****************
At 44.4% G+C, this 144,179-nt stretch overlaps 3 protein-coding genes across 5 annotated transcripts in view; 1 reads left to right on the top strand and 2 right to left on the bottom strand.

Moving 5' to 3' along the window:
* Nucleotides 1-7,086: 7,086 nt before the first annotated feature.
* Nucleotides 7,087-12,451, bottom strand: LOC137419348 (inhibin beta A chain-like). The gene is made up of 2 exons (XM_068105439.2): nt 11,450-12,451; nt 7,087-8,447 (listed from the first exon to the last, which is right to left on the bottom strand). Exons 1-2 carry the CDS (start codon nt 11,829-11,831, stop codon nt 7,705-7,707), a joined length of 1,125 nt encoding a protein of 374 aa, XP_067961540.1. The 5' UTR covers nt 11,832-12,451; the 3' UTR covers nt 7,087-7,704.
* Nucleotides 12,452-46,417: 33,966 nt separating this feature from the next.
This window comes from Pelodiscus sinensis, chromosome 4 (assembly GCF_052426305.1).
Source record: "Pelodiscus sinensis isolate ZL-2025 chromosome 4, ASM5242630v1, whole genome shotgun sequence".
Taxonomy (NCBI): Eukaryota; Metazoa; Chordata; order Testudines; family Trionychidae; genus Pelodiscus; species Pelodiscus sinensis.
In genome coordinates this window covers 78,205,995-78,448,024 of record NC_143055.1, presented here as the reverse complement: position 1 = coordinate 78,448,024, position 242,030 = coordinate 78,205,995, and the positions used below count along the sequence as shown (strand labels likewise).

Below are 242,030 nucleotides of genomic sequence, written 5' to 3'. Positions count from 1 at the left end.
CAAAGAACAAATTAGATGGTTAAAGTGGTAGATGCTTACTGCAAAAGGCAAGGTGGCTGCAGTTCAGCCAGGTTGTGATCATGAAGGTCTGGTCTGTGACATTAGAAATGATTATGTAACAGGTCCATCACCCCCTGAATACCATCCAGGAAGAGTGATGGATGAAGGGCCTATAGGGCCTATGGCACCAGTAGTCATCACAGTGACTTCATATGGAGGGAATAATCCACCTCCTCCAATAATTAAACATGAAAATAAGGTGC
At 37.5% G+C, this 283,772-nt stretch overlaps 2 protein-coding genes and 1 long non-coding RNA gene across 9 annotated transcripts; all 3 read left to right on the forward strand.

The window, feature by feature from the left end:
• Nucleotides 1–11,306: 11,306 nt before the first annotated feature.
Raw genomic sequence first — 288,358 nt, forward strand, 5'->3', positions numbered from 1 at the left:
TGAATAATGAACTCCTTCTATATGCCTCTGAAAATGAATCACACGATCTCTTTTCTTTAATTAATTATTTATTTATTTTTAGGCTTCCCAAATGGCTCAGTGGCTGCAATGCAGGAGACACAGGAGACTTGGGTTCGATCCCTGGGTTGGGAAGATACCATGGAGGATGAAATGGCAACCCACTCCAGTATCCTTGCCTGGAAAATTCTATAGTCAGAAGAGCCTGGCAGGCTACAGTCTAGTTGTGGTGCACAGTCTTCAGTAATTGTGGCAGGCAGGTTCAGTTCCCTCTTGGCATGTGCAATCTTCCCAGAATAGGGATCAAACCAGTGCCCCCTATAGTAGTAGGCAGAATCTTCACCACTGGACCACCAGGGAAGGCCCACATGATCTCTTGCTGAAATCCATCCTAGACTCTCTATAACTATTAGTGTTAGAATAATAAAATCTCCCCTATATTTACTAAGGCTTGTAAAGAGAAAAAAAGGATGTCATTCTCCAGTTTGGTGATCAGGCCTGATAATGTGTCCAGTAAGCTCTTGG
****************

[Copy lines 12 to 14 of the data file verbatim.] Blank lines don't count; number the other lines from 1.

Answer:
At 37.5% G+C, this 283,772-nt stretch overlaps 2 protein-coding genes and 1 long non-coding RNA gene across 9 annotated transcripts; all 3 read left to right on the forward strand.

The window, feature by feature from the left end:
• Nucleotides 1–11,306: 11,306 nt before the first annotated feature.